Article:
Breast Cancer Awareness Month: BYU professors share their experiences


It had been three years since Melissa Bond’s mammogram when she noticed a lump in her breast and thought it was a return of the cysts she had earlier in life.

“But then they started to hurt,” Bond said.

Bond said she hurried to her doctor and received both a mammogram and an ultrasound. The breast cancer diagnosis came three days before Christmas in 2021. She was 45.

Melissa and Mike Bond in front of the Conference Center in Salt Lake City. Melissa Bond was diagnosed with breast cancer December 2021. (Photo courtesy of Mike Bond)

“I thought I was doing all the right things,” Bond said, referring to breastfeeding her six children and doing breast self-exams. “It’s always somebody else … You never really think it could happen to you.”

Bond shared several things she learned from the last ten months battling her stage 2B breast cancer.

“Every person’s prayer, said on behalf of me or my family, has made a difference,” Bond said.

She also said any type of support was meaningful, even if it was simply a shoulder to cry on.

“When we first found out, there were a lot of tears of sadness …and I cried because I didn’t want her to have to go through this,” Mike Bond, Melissa’s husband, said. “I think most of the tears now are out of gratitude for the kind things that people have done.”

“Every person’s prayer, said on behalf of me or my family, has made a difference.”

Melissa Bond

Mike Bond currently teaches at the BYU Marriott School of Business and said his students have been incredibly supportive.

Despite teaching at BYU for over 10 years, Mike Bond said he never canceled class until the day his wife got her port for her chemotherapy treatments.

“I wanted to be there for that surgery,” Mike Bond said, so he sent his students a recording of the lecture for the day he would miss, telling them his wife was undergoing breast cancer treatment.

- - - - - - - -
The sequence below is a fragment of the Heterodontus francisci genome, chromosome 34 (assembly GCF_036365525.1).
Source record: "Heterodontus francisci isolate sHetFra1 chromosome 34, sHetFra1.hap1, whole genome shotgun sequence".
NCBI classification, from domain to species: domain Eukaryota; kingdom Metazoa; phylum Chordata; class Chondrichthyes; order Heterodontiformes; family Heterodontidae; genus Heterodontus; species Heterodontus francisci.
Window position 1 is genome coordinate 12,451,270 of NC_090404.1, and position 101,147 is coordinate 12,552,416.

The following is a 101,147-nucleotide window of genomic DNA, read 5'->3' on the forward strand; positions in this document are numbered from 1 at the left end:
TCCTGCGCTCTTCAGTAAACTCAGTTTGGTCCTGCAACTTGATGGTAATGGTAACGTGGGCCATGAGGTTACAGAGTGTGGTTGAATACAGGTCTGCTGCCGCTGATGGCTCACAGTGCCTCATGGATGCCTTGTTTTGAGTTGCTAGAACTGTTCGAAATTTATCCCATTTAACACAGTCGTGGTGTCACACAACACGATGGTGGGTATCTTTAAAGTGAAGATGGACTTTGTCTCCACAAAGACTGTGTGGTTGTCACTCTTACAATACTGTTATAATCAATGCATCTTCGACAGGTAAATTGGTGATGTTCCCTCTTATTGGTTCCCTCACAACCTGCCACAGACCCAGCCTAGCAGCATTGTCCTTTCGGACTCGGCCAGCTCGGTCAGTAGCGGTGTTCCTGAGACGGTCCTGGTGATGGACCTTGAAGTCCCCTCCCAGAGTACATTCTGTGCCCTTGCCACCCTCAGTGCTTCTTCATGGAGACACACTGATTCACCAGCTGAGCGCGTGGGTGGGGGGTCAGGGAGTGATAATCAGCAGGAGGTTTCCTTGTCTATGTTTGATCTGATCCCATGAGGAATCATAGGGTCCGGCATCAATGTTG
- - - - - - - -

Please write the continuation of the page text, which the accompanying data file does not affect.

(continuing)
The class period after his wife’s surgery, Mike Bond said he showed up early to his 8 a.m. class, expecting only a few early risers. 

“The room was full of 40 students,” Mike Bond said. “All of them in pink.”

“The room was full of 40 students, All of them in pink.”

Mike Bond

Both Melissa and Mike Bond said they are grateful for the people who have supported them through Melissa Bond’s treatment and recovery. 

One in eight women are diagnosed with breast cancer. Most women should look into getting their first mammogram at age 40. Statistics from the Center for Disease Control and the American Cancer Society. (Made by Liesel Allen in Canva)

“I’ve loved knowing that I have a support system,” Melissa Bond said. “It’s made me realize we all need to be there for each other, whatever we’re going through.” 

Throughout Melissa Bond’s treatment, her husband said BYU has supported them. Initially unbeknownst to him, the Marriott School of Business recently nominated Mike Bond as an ambassador for the “Real Men Wear Pink” campaign.

As an ambassador for the campaign, Mike Bond is dedicated to raising money and awareness for breast cancer.

The BYU MBA students’ initial goal was to raise $2,500. So far, over $7,000 have been donated for breast cancer research. 

“This is something we want to do for you and Melissa,” the MBA students said to Mike Bond when they informed him about his nomination.

Mike Bond shared that he and Melissa Bond have been the beneficiaries of groundbreaking research, and he wants to ensure breast cancer research continues to receive funds to be able to bless the lives of women and men. 

“I’m just grateful for all the generosity, because it goes to something that’s so special to us and so meaningful now,” Mike Bond said. “I’m honored to be able to help.”

BYU art history associate professor Heather Belnap said she also received support from her students and program after being diagnosed with breast cancer on the last day of classes in Winter Semester 2021. 

“The good news is they caught it early,” Belnap said. “The bad news is it was triple-negative breast cancer, which is one of the most difficult to treat.” 

Belnap underwent four rounds of chemotherapy that summer, which ended the Friday before Fall Semester 2021 started. 

Heather Belnap is an associate professor of art history at BYU. Belnap was diagnosed with breast cancer in April 2021. (Photo courtesy of Heather Belnap)

“I taught,” Belnap said. “I knew that teaching and having some normalcy would be really good for me.” 

After 18 years at BYU, Belnap was committed to teaching her full course load. She said her program honored her decision and supported Belnap asking her students to wear masks because she was immunocompromised. 

Belnap shared she has always derived positive energy and strength from her students, but especially during her cancer treatments.

“(Teaching) was a really beautiful experience,” Belnap said. “There were so many kindnesses from students whose own mothers or sisters had had breast cancer.”

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